When preparing a written testimony, the following describes some key components that should be included.
1.Title page that lists the name of the committee, your name, group you represent, date of the hearing, and any specific bill numbers.
2.An introduction where you should identify yourself and the organization you represent or if you are a member of a local community, or registered voter.
3.Your position in support or opposition of the proposed bill and identify the bill by name and number if there is one. If there is not a specific bill, then reference the issue you are testifying on.
4.A summary of your recommendations, beginning with the most important and compelling reasons first and then add explanation that may include background, facts, figures, and experiences to support your recommendation.
5.Conclusion that restates your position and thanks the committee for the opportunity to speak.
The written testimony can be as long or short as you believe is needed but keep in mind that most legislators will not read the entire testimony. And, depending on the length, the staff members of the legislator may not read it in its entirety either. So, while the testimony needs to be significant enough to highlight your positions and present the supporting fact, it does need to be done in a succinct way.
Once your written testimony is complete you would use this to develop your oral testimony. Again, this would be a short 3-5 minute synopsis of your written testimony. We will be completing the oral testimony in the next module.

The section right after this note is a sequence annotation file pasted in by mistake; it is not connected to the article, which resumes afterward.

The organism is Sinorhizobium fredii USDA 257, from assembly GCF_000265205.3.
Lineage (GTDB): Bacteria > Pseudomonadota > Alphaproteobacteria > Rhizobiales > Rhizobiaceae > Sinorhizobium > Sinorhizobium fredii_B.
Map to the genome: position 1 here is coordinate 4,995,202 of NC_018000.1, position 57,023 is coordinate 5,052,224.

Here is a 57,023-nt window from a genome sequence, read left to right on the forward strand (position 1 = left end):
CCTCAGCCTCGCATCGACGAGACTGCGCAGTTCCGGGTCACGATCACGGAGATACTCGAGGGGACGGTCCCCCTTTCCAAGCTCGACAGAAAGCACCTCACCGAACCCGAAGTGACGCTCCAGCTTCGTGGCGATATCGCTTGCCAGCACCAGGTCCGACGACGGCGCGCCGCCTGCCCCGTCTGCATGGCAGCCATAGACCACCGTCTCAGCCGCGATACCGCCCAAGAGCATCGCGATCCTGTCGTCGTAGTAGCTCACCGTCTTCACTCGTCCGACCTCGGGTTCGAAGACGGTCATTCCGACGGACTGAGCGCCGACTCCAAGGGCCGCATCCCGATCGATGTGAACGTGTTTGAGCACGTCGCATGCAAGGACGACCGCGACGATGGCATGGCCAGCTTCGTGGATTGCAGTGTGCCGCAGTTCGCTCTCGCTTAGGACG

When presenting your oral testimony it is best not to read your statement. In this short amount of time you want to be passionate about your topic, make your key points, but also maintain eye contact with the legislators to engage them on your issues. Remember, the point of this is to get them to support your position and be willing to work with you on it.
In this module you will be taking your previously identified health care topic and developing written testimony on your position. Before we begin that activity, first you should review the examples of written testimony and the video clips provided on testimony given. Then, identify your own short video clip of testimony for this week’s discussion forum.
For this assignment you will be developing your own written testimony based on your health care issue you identified in Module 2. You will create a formal written testimony that includes the key components addressed in this week’s module notes that could be submitted at a hearing.
Using your previously identified health care issue, and the key components of testimony you learned in this module, you are to develop a formal written testimony that would be submitted at a public hearing. The testimony should identify your position, review your recommendations, and provide any relevant facts, figures, or personal stories to support your position. The testimony should be compelling but need not be long (3-4 pages).